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The Black Lives Matter movement helped drive advertisers’ DEI efforts. How far have we come?

A tree with multicolored pointer cursors rises out of a smartphone.

Illustration by Nick DeSantis / Getty / The Current

Amrita Anand was one of the first graduates of GroupM’s 12-week immersive media program — Launch Pad — in Canada when it began in April 2022. Amrita, a 23-year-old Toronto native, says the program gave her a start in the ad industry by allowing her to explore different aspects of the media business and the opportunity to build a career at one of GroupM’s agencies. She now works as an assistant planner at Wavemaker.

Amrita’s story — and those of her fellow graduates — is an indication that the face of the advertising/marketing industry is changing. Amrita is a second-generation Canadian whose ethnic heritage is a mix of Indian and East African. One of Launch Pad’s goals is to help drive the recruitment of underrepresented groups in the media industry in North America. “With this program and with this company in general, they definitely do their part to ensure everybody is able to have the same opportunity,” Amrita says.

Over 32 percent of marketing teams at companies and ad agencies in the U.S. were ethnically diverse in 2022, according to a study conducted by the Association of National Advertisers (ANA). That number has been growing each year since 2019, when the rate was 27.9 percent. For chief marketing officers and leaders with equivalent roles, ethically diverse representation grew to 14.3 percent from 12 percent over that span, the ANA study found. Likewise in Canada, there’s been a push within the marketing profession toward creating more diverse, equitable, and inclusive workplaces, according to new research by the Canadian Marketing Association, which found that the number of organizations with “well-diversified leadership” had increased to 25 percent in 2023, from 22 percent last year.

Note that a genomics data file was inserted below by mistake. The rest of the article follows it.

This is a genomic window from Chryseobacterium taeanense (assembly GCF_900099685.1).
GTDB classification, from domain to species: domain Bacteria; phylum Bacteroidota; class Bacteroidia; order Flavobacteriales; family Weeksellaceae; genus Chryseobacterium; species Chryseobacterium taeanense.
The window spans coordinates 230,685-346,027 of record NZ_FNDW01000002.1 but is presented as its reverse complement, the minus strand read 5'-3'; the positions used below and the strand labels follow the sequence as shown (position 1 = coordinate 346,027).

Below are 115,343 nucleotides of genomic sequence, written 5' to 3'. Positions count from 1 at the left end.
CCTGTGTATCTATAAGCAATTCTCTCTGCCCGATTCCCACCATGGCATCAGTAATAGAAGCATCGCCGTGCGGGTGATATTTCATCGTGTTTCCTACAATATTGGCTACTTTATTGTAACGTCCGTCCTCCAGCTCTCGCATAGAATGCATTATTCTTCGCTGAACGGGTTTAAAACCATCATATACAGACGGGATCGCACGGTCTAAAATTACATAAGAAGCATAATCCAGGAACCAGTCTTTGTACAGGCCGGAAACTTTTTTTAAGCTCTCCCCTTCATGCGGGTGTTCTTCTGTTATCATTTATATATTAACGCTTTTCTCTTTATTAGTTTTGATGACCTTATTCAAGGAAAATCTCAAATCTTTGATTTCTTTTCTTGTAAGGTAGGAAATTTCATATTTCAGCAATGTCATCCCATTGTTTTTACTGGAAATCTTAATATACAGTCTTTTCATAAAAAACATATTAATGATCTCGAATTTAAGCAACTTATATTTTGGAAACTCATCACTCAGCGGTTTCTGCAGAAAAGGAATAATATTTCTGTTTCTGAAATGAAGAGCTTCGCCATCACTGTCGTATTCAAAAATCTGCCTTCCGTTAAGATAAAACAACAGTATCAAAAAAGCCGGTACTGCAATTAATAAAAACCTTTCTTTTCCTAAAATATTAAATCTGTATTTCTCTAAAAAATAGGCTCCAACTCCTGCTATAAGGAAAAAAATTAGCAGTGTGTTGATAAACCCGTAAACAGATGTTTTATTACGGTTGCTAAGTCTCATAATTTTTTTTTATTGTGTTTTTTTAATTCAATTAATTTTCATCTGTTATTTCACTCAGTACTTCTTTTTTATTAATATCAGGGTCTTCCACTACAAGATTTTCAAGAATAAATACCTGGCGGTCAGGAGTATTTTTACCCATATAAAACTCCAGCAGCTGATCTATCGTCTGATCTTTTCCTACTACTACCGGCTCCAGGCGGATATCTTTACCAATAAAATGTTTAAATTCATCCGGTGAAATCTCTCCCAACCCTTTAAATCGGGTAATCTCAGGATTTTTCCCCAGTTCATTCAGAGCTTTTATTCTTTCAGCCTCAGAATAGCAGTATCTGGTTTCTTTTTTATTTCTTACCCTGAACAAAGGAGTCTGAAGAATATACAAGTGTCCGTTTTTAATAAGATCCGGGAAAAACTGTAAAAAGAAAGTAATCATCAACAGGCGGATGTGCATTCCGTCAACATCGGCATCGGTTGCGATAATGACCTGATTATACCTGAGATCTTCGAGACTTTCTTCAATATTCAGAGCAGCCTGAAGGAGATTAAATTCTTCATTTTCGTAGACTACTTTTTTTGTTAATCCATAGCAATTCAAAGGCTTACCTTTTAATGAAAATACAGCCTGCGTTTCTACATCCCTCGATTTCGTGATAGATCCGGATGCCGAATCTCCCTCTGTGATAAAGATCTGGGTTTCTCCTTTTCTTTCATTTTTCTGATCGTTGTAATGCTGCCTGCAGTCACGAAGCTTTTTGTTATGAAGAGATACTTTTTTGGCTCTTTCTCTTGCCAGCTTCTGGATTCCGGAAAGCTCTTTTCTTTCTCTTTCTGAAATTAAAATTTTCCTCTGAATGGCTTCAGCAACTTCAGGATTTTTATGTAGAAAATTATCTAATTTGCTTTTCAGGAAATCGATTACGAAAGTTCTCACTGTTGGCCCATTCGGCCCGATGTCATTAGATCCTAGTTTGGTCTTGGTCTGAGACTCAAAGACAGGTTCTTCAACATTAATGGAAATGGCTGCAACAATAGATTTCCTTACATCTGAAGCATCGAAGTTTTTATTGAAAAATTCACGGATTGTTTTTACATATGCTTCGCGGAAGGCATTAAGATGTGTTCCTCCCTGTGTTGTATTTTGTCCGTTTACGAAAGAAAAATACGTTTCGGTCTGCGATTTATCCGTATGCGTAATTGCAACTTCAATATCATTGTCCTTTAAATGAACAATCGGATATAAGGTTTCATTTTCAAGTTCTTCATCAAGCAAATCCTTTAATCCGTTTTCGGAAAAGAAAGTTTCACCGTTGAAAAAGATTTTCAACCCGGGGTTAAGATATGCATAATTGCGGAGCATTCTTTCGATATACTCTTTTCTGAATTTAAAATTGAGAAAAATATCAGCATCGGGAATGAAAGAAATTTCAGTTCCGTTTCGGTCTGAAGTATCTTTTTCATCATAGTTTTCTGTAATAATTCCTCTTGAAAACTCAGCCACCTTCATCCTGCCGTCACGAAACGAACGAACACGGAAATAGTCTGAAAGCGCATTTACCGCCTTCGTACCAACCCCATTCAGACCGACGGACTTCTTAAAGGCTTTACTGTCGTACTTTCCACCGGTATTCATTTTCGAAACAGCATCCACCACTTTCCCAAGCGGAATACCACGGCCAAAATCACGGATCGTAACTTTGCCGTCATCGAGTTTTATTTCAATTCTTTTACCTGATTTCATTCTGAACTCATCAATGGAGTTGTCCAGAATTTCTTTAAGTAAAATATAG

And yet, individual stories and studies don’t fully capture what has happened to the ad industry since companies vowed to become more diverse. Following the murder of George Floyd in Minneapolis in 2020 and the nationwide calls for racial justice, many global companies and brands became more vocal about confronting racism. “We had associations, groups, brands getting on all these action items in the name of diversity and inclusion. And I believe that season is still happening,” Kevin Johnson, CEO of GroupM Canada, tells The Current. “The next season that needs to start now is measurement.”

Despite the push by brands and agencies toward DEI, progress is hardly linear or uniform across the industry. There is no industry standard for the measurement of DEI in advertising. Instead, brands and agencies are relying on proxy data to track progress, according to a study by the Harvard Business Review. “Collectively, as a community, we’re patting ourselves on the back, but do we have the concrete data to demonstrate what we’ve won?” says Johnson.

Another focus has been on advertiser pledges to increase spending on Black-owned media. A recent survey by Ad Age attempted to track the longevity of those commitments made by major brands like Target, McDonald’s, General Motors, and P&G. It found progress is being made, despite fears that some of that resolve may have dwindled since 2020. SMI data cited in the Ad Age report finds that spending on diverse owned media rose at an annual rate of 80 percent from 2020 to 2022, from $400 million to $1.4 billion.

Still, spending on media owned by marginalized groups made up only 1.85 percent of total spending measured by SMI in 2022, and spending on Black-owned media comprised only 1.16 percent. Major players in the industry are determined to grow that investment. GroupM, for instance, announced the expansion of its Media Inclusion Initiative to invite brands “to invest at least 5 percent of total annual media budgets across publishers that create, curate, and distribute content specifically for diverse audiences.”

If change is a long time coming, there are signs that the ad industry is adapting its creative perspective to ensure representation of different groups. That was one of the driving factors behind the creation of Obsidianworks, a media and marketing agency co-founded in 2020 by actor and producer Michael B. Jordan and Chad Easterling, a longtime marketing executive with Nike. Not long after, cultural marketing agency 160over90 made a strategic investment in the business. The Black-owned and -led agency asserts that “multicultural marketing” is mainstream marketing. “For us, it was about serving the communities that we come from, that we belong to, and bringing about diverse voices and ways of thinking,” Easterling tells The Current.

“I’m optimistic about where things are going,” Easterling says. “Brands are open to having conversations. They’re trying to see what’s new, what’s different, what’s out there. At the same time, individuals on the brand side must be ready, willing, and prepared to take those kinds of steps and make those kinds of shifts.”